Checkpoint Asia

EU Is Now Pretending New Silk Road Was Its Idea all Along

They'll cooperate with China's Belt and Road all right, they'll just pretend its part of their own thing

Pepe Escobar on how EU and China — in marked contrast to Trump’s attempted intimidation tactics — nonetheless managed to hammer out an agreement to govern their future trade links:

In theory, there’s agreement on three quite sensitive fronts: a complex, wide-ranging EU-China investment deal to be signed “by the end of next year, or earlier”, according to Li; Beijing to increasingly commit to erasing industrial subsidies and the obligation of technological transfers; and a substantial opening-up of the Chinese market to EU companies.

Departing from concentric circles of posturing, the EU did not even blast China as a “systemic rival” – following the recent report EU-China: A Strategic Outlook. And there were no accusations of “unfair” trade hurled at Beijing.

Crucially, Brussels and Beijing seem to be finally engaging in building some sort of synergy between the New Silk Roads, or Belt and Road Initiative (BRI), and something only Eurocrats know actually exists – the EU Connecting Europe and Asia project, which in theory should advance in conjunction with the Trans-European Transport Network – a rail, road and air connectivity drive.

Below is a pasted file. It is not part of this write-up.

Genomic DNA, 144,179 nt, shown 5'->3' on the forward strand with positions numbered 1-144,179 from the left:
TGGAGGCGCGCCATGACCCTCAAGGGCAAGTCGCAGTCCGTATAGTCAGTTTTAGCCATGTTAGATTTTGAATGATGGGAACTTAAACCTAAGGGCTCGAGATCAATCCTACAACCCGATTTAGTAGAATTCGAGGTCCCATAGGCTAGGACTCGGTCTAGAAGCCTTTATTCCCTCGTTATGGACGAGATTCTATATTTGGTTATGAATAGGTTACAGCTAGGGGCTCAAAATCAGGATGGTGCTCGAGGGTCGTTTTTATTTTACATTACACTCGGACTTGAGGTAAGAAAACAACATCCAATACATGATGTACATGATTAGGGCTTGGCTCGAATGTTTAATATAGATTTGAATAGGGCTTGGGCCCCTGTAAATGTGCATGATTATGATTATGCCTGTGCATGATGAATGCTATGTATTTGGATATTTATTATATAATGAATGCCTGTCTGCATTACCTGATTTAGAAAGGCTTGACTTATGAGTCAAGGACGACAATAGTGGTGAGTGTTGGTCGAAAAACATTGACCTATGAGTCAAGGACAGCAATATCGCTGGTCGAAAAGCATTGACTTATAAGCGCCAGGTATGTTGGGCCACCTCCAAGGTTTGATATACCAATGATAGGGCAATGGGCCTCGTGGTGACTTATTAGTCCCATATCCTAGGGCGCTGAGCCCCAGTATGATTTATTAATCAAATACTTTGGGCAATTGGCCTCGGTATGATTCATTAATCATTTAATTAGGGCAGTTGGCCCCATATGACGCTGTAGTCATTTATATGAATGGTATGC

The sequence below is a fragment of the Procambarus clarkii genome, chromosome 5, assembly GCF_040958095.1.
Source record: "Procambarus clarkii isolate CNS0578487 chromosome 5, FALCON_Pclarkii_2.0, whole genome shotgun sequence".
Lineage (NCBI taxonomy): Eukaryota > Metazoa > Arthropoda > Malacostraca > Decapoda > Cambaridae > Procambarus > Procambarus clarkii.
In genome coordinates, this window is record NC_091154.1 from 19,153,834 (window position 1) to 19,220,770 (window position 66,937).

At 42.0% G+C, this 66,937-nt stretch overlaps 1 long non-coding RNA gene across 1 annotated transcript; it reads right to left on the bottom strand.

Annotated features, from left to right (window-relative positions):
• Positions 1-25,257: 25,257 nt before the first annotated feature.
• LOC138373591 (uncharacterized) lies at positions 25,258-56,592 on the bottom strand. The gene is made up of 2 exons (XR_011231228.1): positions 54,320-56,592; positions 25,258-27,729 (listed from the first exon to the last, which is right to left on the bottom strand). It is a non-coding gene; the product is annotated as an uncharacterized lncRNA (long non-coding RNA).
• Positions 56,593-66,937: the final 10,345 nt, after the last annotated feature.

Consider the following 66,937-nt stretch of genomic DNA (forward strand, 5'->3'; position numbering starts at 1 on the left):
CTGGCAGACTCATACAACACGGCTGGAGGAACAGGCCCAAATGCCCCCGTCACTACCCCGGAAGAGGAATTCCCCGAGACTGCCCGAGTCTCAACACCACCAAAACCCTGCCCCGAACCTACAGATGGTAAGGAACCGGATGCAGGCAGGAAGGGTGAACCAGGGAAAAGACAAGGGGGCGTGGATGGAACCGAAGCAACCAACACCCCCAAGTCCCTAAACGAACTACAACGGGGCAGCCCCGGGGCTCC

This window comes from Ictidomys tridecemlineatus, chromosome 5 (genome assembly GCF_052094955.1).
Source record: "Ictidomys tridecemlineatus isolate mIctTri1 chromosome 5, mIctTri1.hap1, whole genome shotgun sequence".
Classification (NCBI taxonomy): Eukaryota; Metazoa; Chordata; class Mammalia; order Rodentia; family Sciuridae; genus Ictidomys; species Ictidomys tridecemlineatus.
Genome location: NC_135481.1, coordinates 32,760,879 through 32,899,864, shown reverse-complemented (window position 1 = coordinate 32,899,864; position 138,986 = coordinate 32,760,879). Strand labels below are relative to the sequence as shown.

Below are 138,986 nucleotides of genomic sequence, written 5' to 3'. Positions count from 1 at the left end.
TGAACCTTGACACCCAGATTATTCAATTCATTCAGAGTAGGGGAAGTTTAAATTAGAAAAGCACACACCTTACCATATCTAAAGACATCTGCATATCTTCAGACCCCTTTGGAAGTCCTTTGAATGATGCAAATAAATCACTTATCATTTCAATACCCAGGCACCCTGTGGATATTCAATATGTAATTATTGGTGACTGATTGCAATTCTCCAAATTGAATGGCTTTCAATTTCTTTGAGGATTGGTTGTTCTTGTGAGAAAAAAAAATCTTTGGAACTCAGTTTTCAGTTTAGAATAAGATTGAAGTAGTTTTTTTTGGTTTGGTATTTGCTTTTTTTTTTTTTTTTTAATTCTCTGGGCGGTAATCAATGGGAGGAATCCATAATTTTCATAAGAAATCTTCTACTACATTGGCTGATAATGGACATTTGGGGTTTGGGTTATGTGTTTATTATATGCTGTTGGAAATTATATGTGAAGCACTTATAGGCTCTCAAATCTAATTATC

Yeah, the EU is now pretending it has a project to link Europe and Asia all of its own. They can now de facto sign up for the Belt and Road and say it’s also a part of their own thing they got going. Well, whatever allows you to save face.

It’s a face-saving measure Brussels is going to need if it intends to catch up with the ex-Socialist eastern half of the Union which doesn’t share in western apprehension of China and welcomed it without waiting for Brussels approval, years ago. And hasn’t had any regrets — if anything the disappointment has been the Chinese haven’t moved in with more money and projects:

From Beijing’s perspective, this spectacular trade and diplomatic victory smoothes the path towards the China and Central and Eastern Europe 16+1 summit in Dubrovnik on Friday. Of the European 16, no less than 11 are EU member states, while five are Western Balkans members.

Slowly but surely, EU decisions are fast becoming integrated with the 16+1. Brussels Eurocrats actually examined the draft of deals that will be signed at the 16+1 summit in Dubrovnik. Unlike France, for instance, most of the 16+1 are enthusiastic participants in BRI – which, not by accident, is the star of the show, especially after Italy signed a memorandum of understanding to join New Silk Road projects last month.